Remembering World War II |

Remembering World War II

Su Lum
Aspen, CO Colorado

I have a black booklet bound with a golden cord, holding what is left of the ration stamps for my family when World War II ended. There seem to be quite a few remaining, but I don’t know what they mean (28 Spare, T8, S2) or what they allowed in terms of pounds of coffee, ounces of beef or rashers of bacon ” items that often weren’t available, no matter how many stamps you had.

I remember greedily licking the butter paper after my mother had scraped it clean and cut the stick into pats and, when margarine came on the market, stirring the packet of powdered coloring into the white, Crisco-like substance, or popping the orange capsule and squeezing the plastic bag until it was yellow like butter (one couldn’t believe it was butter).

World War II began when I was 5, and ended when I was 9 ” an eon in child-time that I associate with minor deprivation and extreme terror.

I’ve been watching the new Ken Burns special, “The War,” and realize that I got off easy in the war that was supposed to end all wars ” 56 million dead, more maimed and injured, and unthinkable devas­tation and heartbreak.

A small sacrifice to slog through swamp­lands, filling cloth­sacks with ripened milkweed pods for Kapok, used to give floatation in life jack­ets, wrapping bundles of newspapers and magazines, taking the ends off tin cans and stomping them ” talk about your recycling programs, this was mandatory and intense.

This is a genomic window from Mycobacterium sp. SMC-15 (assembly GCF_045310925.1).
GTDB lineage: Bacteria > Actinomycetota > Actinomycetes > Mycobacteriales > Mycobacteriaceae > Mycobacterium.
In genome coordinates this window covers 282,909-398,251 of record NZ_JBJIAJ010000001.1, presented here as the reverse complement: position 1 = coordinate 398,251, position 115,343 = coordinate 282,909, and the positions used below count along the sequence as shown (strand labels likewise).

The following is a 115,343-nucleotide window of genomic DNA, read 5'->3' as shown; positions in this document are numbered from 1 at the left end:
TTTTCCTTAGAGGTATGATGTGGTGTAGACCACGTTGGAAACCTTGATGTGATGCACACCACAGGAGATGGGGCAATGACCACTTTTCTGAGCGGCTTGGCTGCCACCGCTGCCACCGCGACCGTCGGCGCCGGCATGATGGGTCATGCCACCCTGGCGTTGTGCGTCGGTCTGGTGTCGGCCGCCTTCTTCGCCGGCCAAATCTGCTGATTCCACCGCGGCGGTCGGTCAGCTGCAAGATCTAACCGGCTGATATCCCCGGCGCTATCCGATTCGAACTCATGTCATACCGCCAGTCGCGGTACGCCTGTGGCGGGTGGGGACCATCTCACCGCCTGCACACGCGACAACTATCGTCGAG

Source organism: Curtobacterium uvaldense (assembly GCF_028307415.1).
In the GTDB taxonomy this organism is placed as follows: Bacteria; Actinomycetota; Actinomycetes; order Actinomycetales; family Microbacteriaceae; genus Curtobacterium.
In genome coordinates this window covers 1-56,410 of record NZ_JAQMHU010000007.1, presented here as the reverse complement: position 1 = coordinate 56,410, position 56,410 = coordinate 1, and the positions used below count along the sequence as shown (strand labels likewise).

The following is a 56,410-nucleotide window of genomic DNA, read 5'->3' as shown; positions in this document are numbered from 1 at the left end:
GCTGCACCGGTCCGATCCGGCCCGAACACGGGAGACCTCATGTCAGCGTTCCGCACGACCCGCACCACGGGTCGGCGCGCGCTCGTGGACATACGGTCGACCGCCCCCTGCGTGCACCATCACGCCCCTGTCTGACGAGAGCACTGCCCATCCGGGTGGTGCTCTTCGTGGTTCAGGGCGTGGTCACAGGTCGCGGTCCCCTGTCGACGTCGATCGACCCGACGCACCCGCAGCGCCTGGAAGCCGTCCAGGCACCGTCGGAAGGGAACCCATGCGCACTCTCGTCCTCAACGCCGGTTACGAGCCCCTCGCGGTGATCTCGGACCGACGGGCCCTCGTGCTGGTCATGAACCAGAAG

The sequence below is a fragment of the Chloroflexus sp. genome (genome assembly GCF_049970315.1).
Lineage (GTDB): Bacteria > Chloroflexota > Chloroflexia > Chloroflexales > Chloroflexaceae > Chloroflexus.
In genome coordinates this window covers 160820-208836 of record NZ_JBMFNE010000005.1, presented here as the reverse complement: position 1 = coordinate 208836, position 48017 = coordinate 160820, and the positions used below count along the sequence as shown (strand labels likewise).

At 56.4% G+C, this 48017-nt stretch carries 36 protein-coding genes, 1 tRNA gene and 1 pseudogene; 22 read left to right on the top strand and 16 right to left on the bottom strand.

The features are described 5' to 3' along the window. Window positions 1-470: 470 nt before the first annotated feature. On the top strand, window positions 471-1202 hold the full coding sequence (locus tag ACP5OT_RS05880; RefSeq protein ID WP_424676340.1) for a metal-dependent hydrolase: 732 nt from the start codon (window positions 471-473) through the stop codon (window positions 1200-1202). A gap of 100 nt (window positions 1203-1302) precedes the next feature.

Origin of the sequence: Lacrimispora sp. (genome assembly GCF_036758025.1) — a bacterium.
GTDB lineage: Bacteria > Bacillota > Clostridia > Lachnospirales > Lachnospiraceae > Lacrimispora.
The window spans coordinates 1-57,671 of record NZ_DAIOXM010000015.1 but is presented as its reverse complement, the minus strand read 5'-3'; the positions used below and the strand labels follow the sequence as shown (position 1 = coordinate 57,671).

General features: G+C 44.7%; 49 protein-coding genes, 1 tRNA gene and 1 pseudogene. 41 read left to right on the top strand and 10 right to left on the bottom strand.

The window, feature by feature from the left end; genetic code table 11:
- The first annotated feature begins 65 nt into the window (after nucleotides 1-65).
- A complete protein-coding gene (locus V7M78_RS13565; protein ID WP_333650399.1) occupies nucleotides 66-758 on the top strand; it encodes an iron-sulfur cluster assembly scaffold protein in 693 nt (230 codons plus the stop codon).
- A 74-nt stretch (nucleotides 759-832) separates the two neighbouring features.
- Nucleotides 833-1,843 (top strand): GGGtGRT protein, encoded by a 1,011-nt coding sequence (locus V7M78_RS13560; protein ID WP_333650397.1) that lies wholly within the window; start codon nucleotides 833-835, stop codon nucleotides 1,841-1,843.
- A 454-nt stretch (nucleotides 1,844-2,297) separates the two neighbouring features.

You could not throw away a piece of rubber or metal, and every bit of leftover fat had to be saved for glycerin, which was needed for ammunition.

The country was so united in the war effort that we were all into it, doing our part, saving pennies for Liberty Stamps, which we glued into booklets to buy war bonds.

We had a big vegetable garden (Victory Gardens, they were called) and an apple tree, the neighbors raised chick­ens, everyone canned, no one I knew went hungry, and we all got birthday cakes despite the sugar rationing.

My father was too young for World War I, and too old for the Big One; he worked at the Bell Labs on top-secret code descrambling stuff that none of us knew about until years later ” longer hours for less pay. No one had any money in those days anyway, so we didn’t miss not being able to drive or take vacations. I was 11 when I had my first meal in a restaurant.

The terror part was the air raid drills at school, sitting in hallways with our knees to our chins, not knowing if it were real or pretend until the all-clear siren sounded and, even worse, the sirens at night when we would rush to pull down the black window shades and turn off all but one low lamp which, too, would be extinguished if the bombs started dropping.

I was sure that the bombs would drop, but never said anything, took my terror to bed and dreamed of explo­sions. In my only not-waking-up-in-time death dream, I rounded the corner of my house and came face to face with a Japanese soldier (buck-toothed, of course, like the posters of the enemy) who ran me through with his bayo­net, and I rose into the air, looking down at my lifeless body from the height of the locust trees.

Heavy dreams for little kids ” and we were the safe ones.